Keyword: University of Maryland
Understanding how some helper T cells become killer T cells could lead to better vaccine design for HIV and hep C.
The past week ushered in new discoveries of key cancer gene mutations and the T cells behind autoimmune diseases.
Scientists at the University of Maryland have identified thousands of cancer-causing genetic mutations using a method that may lead to new targeted treatments.
Poly(ADP-ribose) polymerase inhibitors (PARPis) are an exciting class of cancer drugs currently used in the clinic. To date, however, patients with acute myeloid leukemia--a cancer with a notoriously poor outcome after diagnosis--have failed to respond to them. Scientists have recently shown that combining PARPis with an epigenetic modifier significantly reduces cancer growth and survival of leukemia cells.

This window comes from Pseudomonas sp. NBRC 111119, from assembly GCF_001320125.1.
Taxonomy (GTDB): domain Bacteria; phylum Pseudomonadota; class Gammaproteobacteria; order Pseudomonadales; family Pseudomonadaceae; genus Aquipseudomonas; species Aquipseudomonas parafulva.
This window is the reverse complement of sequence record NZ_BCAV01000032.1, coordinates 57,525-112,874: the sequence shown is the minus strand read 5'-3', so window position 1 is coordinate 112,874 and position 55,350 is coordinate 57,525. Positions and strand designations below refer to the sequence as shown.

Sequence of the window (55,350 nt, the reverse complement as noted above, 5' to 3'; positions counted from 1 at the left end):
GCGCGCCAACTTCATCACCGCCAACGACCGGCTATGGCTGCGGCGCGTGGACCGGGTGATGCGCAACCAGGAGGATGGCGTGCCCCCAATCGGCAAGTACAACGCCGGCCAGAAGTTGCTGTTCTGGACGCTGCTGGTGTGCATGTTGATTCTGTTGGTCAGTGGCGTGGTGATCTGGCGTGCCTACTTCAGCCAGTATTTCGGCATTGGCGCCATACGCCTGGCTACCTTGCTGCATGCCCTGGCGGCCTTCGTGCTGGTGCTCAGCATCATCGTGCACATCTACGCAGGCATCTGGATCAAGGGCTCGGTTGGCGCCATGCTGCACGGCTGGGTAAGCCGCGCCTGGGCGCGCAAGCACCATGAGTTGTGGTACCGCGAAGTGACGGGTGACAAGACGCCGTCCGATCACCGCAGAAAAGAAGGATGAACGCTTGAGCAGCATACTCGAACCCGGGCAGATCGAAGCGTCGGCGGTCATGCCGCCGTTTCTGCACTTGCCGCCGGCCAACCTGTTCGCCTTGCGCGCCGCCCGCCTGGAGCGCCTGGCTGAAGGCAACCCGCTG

University of Maryland researchers have manipulated lymph nodes to “switch off” autoimmune attacks in diseases like multiple sclerosis while preserving healthy immune function.
Scientists from the University of Leicester and the University of Maryland have reversed Alzheimer’s and Parkinson’s symptoms by inhibiting an enzyme in fruit fly models, highlighting a new avenue to treat neurodegenerative diseases.